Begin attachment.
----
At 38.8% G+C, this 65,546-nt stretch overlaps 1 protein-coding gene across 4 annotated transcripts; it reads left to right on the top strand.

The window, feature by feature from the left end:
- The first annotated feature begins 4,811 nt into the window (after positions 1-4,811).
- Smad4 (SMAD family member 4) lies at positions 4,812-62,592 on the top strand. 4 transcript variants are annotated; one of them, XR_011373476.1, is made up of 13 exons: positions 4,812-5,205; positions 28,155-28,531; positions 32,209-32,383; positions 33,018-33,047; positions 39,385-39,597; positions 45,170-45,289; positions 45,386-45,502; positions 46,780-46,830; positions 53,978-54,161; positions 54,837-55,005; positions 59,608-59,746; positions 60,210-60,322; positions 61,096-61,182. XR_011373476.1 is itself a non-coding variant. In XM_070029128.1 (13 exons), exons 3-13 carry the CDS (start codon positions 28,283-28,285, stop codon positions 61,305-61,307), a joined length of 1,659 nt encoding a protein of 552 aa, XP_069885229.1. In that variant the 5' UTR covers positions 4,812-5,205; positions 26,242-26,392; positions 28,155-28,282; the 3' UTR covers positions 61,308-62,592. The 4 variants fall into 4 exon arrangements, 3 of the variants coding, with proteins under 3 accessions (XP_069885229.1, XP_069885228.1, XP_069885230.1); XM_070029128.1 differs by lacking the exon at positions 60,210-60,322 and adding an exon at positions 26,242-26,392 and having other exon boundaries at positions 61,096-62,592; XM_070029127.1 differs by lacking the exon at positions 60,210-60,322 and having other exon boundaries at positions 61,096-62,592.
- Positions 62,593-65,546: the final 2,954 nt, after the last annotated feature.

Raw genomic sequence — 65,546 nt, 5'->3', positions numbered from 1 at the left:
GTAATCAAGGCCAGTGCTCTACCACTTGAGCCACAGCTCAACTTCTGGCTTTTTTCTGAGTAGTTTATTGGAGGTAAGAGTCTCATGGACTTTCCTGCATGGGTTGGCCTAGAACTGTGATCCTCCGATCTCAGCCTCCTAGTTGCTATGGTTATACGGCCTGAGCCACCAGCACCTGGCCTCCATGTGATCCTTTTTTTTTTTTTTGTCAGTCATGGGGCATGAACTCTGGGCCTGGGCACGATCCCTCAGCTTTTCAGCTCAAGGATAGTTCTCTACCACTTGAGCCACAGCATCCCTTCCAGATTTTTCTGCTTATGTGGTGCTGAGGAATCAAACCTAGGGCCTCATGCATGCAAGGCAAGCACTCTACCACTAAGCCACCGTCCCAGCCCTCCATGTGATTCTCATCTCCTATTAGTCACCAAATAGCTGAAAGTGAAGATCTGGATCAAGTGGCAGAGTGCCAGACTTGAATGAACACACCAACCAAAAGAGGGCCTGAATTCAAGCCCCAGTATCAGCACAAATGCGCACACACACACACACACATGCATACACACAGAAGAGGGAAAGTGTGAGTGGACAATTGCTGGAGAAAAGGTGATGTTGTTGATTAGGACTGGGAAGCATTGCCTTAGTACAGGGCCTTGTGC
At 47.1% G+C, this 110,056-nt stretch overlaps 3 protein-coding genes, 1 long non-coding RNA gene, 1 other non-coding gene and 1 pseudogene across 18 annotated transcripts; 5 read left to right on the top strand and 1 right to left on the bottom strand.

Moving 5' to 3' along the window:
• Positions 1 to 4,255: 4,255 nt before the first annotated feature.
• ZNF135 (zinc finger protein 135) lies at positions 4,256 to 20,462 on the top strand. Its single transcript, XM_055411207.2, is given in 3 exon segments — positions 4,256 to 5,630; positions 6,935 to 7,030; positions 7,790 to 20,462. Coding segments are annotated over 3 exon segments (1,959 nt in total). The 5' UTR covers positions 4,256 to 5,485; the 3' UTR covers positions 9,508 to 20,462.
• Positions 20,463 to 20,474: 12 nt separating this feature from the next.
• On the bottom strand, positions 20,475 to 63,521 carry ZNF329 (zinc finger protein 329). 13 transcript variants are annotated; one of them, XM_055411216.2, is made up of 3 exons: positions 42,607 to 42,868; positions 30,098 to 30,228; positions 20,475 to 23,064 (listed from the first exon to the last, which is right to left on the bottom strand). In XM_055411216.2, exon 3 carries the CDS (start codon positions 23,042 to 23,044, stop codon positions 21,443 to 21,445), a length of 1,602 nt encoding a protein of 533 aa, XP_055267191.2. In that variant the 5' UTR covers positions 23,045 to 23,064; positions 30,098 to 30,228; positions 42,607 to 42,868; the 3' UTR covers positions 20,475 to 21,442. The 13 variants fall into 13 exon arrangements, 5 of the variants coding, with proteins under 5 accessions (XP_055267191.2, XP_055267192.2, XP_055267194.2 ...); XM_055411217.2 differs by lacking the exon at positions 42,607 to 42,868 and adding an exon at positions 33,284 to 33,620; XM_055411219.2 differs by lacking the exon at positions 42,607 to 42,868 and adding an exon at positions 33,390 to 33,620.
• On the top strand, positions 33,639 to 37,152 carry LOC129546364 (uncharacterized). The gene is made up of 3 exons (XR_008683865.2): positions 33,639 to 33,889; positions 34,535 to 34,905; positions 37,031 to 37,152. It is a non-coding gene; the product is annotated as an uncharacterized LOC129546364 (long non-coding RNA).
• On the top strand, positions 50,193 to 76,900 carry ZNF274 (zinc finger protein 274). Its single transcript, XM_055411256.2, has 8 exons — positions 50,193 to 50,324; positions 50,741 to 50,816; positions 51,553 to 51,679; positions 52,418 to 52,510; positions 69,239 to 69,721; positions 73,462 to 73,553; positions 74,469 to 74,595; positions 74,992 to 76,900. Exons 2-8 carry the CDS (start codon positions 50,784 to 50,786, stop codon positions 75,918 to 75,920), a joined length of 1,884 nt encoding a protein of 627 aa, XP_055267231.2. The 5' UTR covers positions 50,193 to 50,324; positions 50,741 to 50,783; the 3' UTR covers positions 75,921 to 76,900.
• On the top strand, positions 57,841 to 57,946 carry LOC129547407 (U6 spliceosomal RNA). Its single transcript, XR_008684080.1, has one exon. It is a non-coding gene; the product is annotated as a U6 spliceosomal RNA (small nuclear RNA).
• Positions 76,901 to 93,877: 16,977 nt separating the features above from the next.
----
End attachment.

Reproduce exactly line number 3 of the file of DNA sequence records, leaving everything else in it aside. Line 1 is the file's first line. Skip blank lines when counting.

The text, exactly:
- The first annotated feature begins 4,811 nt into the window (after positions 1-4,811).